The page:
Houston Residents Want to Build Pocket Parks on City-Owned Lots

In a park-poor neighborhood, vacant lots provide an untapped opportunity for small-scale parks.

Read Time: 2 minutes

April 26, 2021, 11:00 AM PDT

By Diana Ionescu @aworkoffiction


Buffalo Bayou Park

CrackerClips Stock Media / Shutterstock

When residents of Houston's Third Ward saw an opportunity to transform a vacant city-owned lot into a neighborhood park, it sparked the idea for an entire network of pocket parks that could provide much-needed hyper-local green spaces in a park-poor area, writes Andy Olin for the Kinder Institute. As part of the city's Complete Communities Initiative, Third Ward residents identified one of their goals as "ensuring area families can access a park within a 10-minute walk," a goal which requires "an additional 21 acres of park space" in the area.

"In recent years, research increasingly has shown the importance and advantages of small-scale parks in providing access to quality green space close to home. The benefits range from improving health and fitness, reducing traffic and pollution and mitigating the effects of climate change, to empowering communities and making them more sociable, and building relationships between residents and city officials." Pocket parks complement, rather than replace, larger city parks and green spaces. A study of Tokyo residents' park usage patterns concluded that "to optimize public health in cities," large parks "need to be supplemented with even smaller, hyperlocal green spaces such as pocket parks." The National Recreation and Park Association (NRPA) identifies four key qualities of a successful pocket park: "They are accessible; allow people to engage in activities; are comfortable spaces and have a good image; and finally, are sociable places: one where people meet each other and take people to when they come to visit."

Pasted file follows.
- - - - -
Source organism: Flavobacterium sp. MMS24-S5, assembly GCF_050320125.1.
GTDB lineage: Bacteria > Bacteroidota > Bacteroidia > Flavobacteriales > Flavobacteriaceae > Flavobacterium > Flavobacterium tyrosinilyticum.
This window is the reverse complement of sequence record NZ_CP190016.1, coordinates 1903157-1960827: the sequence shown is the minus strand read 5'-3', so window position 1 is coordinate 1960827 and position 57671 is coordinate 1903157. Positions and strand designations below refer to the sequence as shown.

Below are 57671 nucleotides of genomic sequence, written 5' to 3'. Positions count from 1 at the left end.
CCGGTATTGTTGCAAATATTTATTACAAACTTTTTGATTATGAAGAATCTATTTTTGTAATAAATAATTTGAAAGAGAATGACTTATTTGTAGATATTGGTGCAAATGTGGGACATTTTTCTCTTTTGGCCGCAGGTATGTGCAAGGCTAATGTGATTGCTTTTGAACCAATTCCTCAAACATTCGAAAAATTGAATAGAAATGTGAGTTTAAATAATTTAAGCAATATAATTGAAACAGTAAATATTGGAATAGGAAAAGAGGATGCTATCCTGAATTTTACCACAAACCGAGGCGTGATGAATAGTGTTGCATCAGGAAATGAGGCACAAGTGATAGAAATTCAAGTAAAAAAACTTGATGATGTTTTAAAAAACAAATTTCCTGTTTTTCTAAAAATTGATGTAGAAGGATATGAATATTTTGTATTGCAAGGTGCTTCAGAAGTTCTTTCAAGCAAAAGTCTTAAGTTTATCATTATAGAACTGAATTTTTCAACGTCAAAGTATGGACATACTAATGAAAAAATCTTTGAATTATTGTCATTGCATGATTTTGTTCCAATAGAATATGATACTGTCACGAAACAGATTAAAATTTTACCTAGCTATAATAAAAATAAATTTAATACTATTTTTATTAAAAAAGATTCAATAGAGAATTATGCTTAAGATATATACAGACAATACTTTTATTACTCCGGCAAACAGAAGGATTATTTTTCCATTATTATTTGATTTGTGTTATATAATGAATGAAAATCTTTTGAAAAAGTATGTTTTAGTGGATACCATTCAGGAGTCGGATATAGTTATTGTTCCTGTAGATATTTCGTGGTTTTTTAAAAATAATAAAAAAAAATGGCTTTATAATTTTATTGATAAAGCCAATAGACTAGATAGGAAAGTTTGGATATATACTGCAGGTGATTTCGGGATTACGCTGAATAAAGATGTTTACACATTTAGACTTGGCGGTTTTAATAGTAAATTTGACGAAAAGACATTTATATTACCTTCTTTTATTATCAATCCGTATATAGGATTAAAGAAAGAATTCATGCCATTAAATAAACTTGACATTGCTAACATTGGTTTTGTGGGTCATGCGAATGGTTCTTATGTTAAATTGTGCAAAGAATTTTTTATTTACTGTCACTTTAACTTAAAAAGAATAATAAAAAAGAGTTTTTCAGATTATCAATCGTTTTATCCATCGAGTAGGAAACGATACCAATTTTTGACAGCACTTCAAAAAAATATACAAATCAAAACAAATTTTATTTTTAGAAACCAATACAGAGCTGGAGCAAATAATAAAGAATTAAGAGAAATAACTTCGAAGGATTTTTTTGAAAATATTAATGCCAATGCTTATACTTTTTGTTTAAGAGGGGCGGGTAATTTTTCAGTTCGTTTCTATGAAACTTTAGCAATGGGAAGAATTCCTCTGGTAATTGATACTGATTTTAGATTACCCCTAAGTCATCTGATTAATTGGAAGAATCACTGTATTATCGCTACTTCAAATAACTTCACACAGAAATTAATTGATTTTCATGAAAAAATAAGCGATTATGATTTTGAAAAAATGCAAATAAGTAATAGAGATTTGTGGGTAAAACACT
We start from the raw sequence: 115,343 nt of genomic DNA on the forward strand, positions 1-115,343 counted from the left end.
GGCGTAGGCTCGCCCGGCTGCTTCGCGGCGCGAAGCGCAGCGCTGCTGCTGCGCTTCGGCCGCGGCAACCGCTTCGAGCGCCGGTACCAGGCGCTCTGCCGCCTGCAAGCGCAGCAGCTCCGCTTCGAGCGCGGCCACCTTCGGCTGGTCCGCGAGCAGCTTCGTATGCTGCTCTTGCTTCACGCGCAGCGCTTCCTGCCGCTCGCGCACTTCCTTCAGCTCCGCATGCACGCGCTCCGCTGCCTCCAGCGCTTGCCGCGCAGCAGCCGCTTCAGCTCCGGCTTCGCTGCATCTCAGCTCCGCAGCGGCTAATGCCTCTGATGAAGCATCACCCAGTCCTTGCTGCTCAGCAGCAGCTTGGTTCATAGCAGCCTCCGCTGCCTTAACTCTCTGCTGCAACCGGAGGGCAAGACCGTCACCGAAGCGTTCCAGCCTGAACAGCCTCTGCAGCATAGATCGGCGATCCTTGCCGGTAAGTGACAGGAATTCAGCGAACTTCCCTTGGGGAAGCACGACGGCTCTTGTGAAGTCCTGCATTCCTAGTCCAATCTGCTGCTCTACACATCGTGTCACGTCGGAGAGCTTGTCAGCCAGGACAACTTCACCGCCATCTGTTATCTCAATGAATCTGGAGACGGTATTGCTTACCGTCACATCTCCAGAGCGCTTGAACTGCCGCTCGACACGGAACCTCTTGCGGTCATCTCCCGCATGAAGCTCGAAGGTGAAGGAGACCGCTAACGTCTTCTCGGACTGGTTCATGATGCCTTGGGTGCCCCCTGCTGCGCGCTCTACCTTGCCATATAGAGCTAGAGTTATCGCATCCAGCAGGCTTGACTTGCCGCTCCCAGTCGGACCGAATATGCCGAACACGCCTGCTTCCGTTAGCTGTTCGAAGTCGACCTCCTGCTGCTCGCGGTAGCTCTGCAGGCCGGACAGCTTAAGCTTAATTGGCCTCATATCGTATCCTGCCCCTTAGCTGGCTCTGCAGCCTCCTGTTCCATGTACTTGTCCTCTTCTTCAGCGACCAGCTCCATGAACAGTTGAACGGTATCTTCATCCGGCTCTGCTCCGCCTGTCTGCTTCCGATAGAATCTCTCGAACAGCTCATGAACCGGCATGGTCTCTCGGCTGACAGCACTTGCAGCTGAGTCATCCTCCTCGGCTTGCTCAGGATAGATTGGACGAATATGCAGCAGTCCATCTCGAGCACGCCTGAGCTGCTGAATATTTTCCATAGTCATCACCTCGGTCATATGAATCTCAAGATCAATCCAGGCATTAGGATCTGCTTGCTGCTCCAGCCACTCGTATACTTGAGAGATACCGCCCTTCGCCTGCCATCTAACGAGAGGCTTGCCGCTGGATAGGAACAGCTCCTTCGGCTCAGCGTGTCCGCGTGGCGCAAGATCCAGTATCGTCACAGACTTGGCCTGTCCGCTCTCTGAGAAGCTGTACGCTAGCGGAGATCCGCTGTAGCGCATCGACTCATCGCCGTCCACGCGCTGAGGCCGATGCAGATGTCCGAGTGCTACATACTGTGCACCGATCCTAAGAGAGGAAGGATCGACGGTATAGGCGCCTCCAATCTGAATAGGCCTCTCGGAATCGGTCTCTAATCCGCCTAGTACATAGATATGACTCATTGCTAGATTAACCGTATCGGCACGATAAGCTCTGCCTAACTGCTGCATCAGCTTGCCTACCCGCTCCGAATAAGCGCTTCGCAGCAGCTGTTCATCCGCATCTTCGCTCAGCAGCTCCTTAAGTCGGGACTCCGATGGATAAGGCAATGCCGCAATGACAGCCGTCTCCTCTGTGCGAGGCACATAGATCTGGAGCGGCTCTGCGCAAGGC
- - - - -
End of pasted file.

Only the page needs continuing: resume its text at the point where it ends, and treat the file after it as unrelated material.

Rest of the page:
Advocates of pocket parks face some significant hurdles in their effort to build out a network of small parks maintained by, in many cases, local civic organizations. In addition to funding and day-to-day maintenance, the managing organization has to contend with liability issues and insurance. "We’re still exploring what it all takes," said Shannon Buggs, director of the city's Complete Communities program, "but it’s been complicated."

This Tuesday, "Houston Public Works and the Houston Parks and Recreation Department (HPARD) reached an agreement to transfer a vacant lot that has been targeted by the civic club for use as a pocket park over to the parks department." The 5,000-square-foot property can now become a park, paving the way for more projects like it.

Wednesday, April 21, 2021 in Rice Kinder Institute for Urban Research

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